Only in South Africa have sanctions worked. Sanctions probably worked because many in the white minority government traced their roots to the UK and were troubled by the loss of the relationship with their mother country. In addition, it seems likely that many whites felt guilty about their treatment of blacks. It was helpful that most of the world participated in the ostracism, although some nations did ignore the embargo. Whatever the causes, South Africa counts as an exception to the rule that sanctions don't work.

Our threats to North Korea have also been counterproductive. George Bush has opined, "I loathe Kim Jong II," and has called Kim a pygmy. North Korea's inclusion in the axis of evil made the leaders of that backward, Stalinist country very angry. Unlike Iran or Iraq, neither of which ever threatened the U.S., that country has ignored our sanctions and continues to pursue a goal of nuclear weapons with long-range rockets capable of crossing the Pacific. In a speech to the UN General Assembly, the deputy foreign minister of North Korea declared that the financial sanctions, imposed shortly after the issuance of a joint statement at the six-nation talks on the North's nuclear program, convinced Pyongyang that it was pointless to continue the negotiations. The belligerency projected by our government has only raised the anger of other peoples and contributed to strengthening the governments to which we object.

It now turns out that Pakistan cooperated with the United States only because the State Department threatened secretly to "bomb that country back to the Stone Age." Yet Pakistan's cooperation, which President Bush has praised, has not led to the capture of Osama bin Laden. The madrassas in that nuclear-weapon state still teach hatred of the West. It is also clear that Pakistan's president, Pervez Musharraf, is disgruntled with his role. He has written a memoir in which he justifies his actions as necessary to avoid U.S. aggression. At the same time, however, Pakistan was selling nuclear technology to North Korea.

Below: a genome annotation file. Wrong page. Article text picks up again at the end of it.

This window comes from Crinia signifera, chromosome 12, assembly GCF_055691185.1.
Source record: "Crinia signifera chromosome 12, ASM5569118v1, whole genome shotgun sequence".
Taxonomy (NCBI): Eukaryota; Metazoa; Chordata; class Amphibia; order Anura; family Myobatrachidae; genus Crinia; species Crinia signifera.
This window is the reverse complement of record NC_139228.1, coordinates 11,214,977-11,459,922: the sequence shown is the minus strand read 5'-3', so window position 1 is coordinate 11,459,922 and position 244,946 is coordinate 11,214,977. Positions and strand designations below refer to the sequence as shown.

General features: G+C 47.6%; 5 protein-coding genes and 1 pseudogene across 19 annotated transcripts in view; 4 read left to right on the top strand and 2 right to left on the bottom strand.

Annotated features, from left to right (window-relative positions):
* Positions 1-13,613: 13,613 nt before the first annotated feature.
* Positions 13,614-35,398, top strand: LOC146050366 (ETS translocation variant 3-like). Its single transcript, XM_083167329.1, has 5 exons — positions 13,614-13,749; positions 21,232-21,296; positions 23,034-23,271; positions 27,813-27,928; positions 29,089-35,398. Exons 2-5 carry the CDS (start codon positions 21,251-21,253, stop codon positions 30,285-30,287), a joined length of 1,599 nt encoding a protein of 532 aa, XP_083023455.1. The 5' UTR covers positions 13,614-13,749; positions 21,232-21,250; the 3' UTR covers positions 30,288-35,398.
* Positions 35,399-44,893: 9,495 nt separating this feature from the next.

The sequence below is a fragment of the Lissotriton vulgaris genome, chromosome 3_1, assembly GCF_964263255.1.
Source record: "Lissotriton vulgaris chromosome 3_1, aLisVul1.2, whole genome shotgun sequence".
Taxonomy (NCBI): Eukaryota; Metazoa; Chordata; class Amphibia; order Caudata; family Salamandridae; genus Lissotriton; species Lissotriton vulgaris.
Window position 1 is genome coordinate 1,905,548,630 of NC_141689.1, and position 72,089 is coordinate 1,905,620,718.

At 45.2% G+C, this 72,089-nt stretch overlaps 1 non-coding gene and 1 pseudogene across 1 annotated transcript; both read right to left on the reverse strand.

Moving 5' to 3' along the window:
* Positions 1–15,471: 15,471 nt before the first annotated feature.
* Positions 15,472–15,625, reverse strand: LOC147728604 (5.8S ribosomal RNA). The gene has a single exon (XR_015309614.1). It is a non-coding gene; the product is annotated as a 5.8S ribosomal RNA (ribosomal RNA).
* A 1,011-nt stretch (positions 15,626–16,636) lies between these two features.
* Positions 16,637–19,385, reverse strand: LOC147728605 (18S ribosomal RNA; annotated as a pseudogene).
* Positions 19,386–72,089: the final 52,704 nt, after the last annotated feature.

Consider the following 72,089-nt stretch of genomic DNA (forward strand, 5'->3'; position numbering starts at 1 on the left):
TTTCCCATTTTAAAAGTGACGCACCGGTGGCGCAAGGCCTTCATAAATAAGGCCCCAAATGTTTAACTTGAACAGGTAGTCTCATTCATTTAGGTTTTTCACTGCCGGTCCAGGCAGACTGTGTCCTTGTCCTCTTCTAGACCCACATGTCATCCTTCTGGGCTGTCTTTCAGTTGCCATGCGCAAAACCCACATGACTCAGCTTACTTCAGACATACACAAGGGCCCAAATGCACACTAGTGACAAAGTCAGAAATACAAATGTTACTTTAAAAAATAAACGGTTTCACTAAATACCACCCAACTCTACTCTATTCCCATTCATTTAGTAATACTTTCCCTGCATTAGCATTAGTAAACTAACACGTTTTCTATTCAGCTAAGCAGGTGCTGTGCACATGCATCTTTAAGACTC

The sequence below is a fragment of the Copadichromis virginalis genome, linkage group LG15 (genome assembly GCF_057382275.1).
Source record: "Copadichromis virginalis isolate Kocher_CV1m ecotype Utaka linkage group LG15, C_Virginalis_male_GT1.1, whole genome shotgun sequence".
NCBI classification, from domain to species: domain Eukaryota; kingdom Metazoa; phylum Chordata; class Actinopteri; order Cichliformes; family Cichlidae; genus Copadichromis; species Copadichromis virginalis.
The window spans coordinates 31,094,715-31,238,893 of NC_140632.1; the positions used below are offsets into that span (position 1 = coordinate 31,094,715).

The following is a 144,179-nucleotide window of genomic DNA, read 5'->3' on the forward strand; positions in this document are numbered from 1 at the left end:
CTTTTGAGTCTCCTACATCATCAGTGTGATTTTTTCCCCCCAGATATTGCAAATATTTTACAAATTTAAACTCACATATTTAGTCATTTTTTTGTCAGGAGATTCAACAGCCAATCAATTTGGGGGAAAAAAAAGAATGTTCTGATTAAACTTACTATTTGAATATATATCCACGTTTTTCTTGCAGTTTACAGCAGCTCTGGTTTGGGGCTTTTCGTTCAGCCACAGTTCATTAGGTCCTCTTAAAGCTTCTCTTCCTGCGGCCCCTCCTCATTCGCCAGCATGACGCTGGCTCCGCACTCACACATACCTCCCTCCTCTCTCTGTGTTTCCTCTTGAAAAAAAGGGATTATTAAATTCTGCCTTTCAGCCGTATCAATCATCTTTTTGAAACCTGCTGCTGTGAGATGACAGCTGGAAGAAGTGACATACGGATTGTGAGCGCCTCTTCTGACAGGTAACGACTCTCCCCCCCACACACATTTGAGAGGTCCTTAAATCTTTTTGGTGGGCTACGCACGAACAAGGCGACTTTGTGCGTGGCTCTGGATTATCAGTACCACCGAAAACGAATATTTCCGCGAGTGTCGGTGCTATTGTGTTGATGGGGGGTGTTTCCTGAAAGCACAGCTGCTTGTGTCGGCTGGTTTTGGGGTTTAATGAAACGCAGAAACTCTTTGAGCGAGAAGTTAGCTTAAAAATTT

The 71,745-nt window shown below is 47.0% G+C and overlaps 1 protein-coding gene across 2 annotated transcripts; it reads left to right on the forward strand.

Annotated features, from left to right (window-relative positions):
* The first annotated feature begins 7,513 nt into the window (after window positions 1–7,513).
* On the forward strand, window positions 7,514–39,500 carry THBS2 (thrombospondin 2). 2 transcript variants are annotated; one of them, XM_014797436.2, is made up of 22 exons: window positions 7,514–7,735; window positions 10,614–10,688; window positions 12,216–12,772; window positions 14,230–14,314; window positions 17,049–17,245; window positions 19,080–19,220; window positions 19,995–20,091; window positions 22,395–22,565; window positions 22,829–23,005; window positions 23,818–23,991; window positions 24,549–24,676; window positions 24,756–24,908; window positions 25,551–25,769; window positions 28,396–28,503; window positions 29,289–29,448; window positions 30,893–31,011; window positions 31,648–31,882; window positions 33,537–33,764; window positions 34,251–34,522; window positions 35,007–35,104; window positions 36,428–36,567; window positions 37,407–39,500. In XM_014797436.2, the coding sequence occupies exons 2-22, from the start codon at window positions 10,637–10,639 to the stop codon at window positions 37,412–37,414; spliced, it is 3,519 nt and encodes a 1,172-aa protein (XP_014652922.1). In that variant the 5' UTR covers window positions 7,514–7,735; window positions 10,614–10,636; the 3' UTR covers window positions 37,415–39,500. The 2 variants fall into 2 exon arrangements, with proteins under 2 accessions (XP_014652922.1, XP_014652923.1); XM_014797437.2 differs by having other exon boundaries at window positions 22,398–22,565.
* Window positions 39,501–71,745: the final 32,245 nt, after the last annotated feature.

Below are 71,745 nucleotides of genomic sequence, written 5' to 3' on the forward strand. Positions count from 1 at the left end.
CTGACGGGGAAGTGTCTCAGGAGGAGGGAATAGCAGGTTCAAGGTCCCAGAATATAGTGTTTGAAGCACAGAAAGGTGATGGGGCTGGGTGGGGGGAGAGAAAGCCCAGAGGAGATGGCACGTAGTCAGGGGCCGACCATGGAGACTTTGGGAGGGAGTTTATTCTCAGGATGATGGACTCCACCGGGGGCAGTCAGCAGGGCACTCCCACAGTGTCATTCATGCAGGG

Nevertheless, after we threatened Pakistan, Musharraf did cooperate with the so-called War on Terror. We never threatened him publicly. Most Pakistanis were unaware that the U.S. had bullied their leaders with the threat to unleash our Air Force on them if they failed to cooperate. Had we made the warning public, it is unlikely that we would have gotten the cooperation that we did. A public threat would have produced strong support for the government and opposition to the U.S.

Why did this administration use secrecy in the case of Pakistan but not in dealing with Syria, Iraq, Iran, and North Korea? If you plan to make war on a country, demonizing their leaders builds domestic support for the military action. If you have no intention of taking action against the country, quiet diplomacy makes sense. Even secret coercion, however, as in the case of Pakistan, can come back and bite you or, as the CIA says, produce "blowback." Public threats make poor allies. Does this imply that all the countries in the axis of evil are slated for regime change? With our troops tied down in Iraq and Afghanistan, only air attacks are now feasible. By publicly threatening these countries, the administration has made any diplomatic solution very difficult if not impossible, leaving them with only force as a way out — a disastrous solution.

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Thomas Gale Moore is a senior fellow at the Hoover Institution, Stanford University. He has a Ph.D. from the University of Chicago in economics and has taught at Carnegie Institution of Technology (now Carnegie Mellon University), Michigan State University, UCLA, and in the Stanford Business School. He has written numerous peer-reviewed economic articles and several books.